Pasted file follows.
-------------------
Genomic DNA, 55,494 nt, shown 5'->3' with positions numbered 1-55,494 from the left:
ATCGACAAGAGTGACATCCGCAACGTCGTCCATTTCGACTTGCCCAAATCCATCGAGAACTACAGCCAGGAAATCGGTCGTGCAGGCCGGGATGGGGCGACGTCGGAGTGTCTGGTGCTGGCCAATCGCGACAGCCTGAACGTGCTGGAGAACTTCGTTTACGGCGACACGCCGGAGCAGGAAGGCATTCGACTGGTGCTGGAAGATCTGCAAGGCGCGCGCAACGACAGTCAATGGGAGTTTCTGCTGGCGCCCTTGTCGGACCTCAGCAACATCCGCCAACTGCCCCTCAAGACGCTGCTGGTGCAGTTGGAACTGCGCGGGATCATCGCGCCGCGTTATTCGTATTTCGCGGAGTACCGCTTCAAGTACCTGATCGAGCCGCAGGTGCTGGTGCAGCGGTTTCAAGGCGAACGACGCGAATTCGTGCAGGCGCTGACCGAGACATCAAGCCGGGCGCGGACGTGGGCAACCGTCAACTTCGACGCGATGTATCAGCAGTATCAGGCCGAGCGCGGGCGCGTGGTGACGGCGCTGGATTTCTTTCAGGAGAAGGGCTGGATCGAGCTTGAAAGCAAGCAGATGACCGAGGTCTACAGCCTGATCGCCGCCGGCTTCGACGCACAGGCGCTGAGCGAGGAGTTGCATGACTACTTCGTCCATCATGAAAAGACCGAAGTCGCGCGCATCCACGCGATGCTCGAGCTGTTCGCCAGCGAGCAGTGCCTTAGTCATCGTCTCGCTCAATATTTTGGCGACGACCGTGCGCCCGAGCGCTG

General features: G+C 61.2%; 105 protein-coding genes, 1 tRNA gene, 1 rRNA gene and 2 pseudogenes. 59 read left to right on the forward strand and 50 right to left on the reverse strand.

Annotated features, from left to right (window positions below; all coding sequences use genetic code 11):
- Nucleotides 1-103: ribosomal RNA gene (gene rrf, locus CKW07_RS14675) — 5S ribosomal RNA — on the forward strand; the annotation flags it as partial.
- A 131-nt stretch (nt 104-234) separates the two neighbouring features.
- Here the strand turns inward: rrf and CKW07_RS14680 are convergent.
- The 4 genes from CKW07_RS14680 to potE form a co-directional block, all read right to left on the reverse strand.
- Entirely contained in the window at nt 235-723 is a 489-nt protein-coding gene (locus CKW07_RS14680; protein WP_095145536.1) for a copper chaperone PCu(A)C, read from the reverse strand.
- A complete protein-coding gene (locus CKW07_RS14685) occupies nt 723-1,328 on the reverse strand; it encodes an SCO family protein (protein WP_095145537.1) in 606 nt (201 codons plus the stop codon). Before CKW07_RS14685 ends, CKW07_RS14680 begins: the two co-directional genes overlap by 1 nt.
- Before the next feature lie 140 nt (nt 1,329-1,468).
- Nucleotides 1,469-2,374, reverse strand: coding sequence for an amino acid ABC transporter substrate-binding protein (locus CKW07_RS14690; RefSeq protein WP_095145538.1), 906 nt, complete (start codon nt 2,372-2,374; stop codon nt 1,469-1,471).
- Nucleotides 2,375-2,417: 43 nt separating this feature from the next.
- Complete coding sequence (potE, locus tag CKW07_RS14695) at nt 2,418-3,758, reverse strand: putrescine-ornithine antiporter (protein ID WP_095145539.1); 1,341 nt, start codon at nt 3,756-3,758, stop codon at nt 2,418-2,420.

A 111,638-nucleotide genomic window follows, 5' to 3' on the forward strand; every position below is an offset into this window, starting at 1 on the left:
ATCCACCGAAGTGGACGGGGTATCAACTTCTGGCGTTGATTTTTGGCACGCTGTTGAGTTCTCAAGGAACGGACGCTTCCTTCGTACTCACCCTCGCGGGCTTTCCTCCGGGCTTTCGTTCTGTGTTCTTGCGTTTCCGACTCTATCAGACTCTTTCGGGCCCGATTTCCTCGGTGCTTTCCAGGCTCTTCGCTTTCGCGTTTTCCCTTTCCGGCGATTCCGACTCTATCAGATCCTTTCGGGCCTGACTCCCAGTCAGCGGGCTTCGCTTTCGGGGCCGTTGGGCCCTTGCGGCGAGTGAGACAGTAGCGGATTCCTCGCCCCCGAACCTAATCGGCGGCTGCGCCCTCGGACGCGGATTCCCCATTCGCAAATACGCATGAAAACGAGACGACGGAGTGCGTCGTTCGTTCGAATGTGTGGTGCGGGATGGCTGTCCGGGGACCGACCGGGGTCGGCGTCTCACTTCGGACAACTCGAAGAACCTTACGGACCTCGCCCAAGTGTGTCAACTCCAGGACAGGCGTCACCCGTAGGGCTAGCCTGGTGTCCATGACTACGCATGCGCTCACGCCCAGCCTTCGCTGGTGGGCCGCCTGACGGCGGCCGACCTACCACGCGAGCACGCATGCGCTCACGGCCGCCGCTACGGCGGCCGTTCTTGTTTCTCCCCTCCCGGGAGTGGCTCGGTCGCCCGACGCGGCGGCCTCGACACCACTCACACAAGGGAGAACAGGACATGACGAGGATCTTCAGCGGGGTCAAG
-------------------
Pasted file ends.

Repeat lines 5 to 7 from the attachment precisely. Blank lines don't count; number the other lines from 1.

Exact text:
- Nucleotides 1-103: ribosomal RNA gene (gene rrf, locus CKW07_RS14675) — 5S ribosomal RNA — on the forward strand; the annotation flags it as partial.
- A 131-nt stretch (nt 104-234) separates the two neighbouring features.
- Here the strand turns inward: rrf and CKW07_RS14680 are convergent.